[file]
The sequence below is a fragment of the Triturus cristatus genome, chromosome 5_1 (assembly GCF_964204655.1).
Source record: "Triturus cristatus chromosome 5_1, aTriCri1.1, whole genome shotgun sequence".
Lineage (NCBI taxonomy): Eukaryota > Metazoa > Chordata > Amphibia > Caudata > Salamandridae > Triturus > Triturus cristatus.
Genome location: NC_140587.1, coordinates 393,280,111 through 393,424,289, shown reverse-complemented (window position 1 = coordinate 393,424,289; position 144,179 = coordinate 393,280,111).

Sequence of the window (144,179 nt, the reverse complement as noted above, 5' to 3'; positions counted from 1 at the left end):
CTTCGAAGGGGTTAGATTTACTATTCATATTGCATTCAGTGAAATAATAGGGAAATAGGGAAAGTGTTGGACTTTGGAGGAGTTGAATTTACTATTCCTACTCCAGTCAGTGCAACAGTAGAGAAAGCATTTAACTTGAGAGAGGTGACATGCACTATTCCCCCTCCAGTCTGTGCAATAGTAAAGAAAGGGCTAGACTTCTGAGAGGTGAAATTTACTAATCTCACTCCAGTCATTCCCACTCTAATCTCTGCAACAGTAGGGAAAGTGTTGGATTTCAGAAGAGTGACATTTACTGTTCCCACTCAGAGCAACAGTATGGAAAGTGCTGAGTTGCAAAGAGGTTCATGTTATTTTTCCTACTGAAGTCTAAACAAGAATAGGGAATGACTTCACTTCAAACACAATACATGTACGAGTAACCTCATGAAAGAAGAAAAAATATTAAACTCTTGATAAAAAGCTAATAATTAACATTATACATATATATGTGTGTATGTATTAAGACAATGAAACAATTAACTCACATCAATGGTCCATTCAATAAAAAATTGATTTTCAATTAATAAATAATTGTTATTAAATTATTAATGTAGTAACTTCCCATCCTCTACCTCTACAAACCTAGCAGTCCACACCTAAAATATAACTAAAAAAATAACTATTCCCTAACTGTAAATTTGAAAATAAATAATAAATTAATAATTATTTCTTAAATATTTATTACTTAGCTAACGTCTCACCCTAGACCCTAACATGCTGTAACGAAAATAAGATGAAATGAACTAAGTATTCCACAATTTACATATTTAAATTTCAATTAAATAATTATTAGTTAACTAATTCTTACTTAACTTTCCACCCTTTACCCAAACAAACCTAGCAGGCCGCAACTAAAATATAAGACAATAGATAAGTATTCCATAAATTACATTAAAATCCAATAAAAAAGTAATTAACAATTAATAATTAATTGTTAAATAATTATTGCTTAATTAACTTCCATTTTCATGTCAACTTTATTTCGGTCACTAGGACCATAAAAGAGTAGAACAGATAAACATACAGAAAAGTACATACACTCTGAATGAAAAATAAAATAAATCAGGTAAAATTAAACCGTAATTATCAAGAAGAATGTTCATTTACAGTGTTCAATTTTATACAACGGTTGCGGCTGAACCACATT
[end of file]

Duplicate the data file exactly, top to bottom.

The sequence below is a fragment of the Triturus cristatus genome, chromosome 5_1 (assembly GCF_964204655.1).
Source record: "Triturus cristatus chromosome 5_1, aTriCri1.1, whole genome shotgun sequence".
Lineage (NCBI taxonomy): Eukaryota > Metazoa > Chordata > Amphibia > Caudata > Salamandridae > Triturus > Triturus cristatus.
Genome location: NC_140587.1, coordinates 393,280,111 through 393,424,289, shown reverse-complemented (window position 1 = coordinate 393,424,289; position 144,179 = coordinate 393,280,111).

Sequence of the window (144,179 nt, the reverse complement as noted above, 5' to 3'; positions counted from 1 at the left end):
CTTCGAAGGGGTTAGATTTACTATTCATATTGCATTCAGTGAAATAATAGGGAAATAGGGAAAGTGTTGGACTTTGGAGGAGTTGAATTTACTATTCCTACTCCAGTCAGTGCAACAGTAGAGAAAGCATTTAACTTGAGAGAGGTGACATGCACTATTCCCCCTCCAGTCTGTGCAATAGTAAAGAAAGGGCTAGACTTCTGAGAGGTGAAATTTACTAATCTCACTCCAGTCATTCCCACTCTAATCTCTGCAACAGTAGGGAAAGTGTTGGATTTCAGAAGAGTGACATTTACTGTTCCCACTCAGAGCAACAGTATGGAAAGTGCTGAGTTGCAAAGAGGTTCATGTTATTTTTCCTACTGAAGTCTAAACAAGAATAGGGAATGACTTCACTTCAAACACAATACATGTACGAGTAACCTCATGAAAGAAGAAAAAATATTAAACTCTTGATAAAAAGCTAATAATTAACATTATACATATATATGTGTGTATGTATTAAGACAATGAAACAATTAACTCACATCAATGGTCCATTCAATAAAAAATTGATTTTCAATTAATAAATAATTGTTATTAAATTATTAATGTAGTAACTTCCCATCCTCTACCTCTACAAACCTAGCAGTCCACACCTAAAATATAACTAAAAAAATAACTATTCCCTAACTGTAAATTTGAAAATAAATAATAAATTAATAATTATTTCTTAAATATTTATTACTTAGCTAACGTCTCACCCTAGACCCTAACATGCTGTAACGAAAATAAGATGAAATGAACTAAGTATTCCACAATTTACATATTTAAATTTCAATTAAATAATTATTAGTTAACTAATTCTTACTTAACTTTCCACCCTTTACCCAAACAAACCTAGCAGGCCGCAACTAAAATATAAGACAATAGATAAGTATTCCATAAATTACATTAAAATCCAATAAAAAAGTAATTAACAATTAATAATTAATTGTTAAATAATTATTGCTTAATTAACTTCCATTTTCATGTCAACTTTATTTCGGTCACTAGGACCATAAAAGAGTAGAACAGATAAACATACAGAAAAGTACATACACTCTGAATGAAAAATAAAATAAATCAGGTAAAATTAAACCGTAATTATCAAGAAGAATGTTCATTTACAGTGTTCAATTTTATACAACGGTTGCGGCTGAACCACATT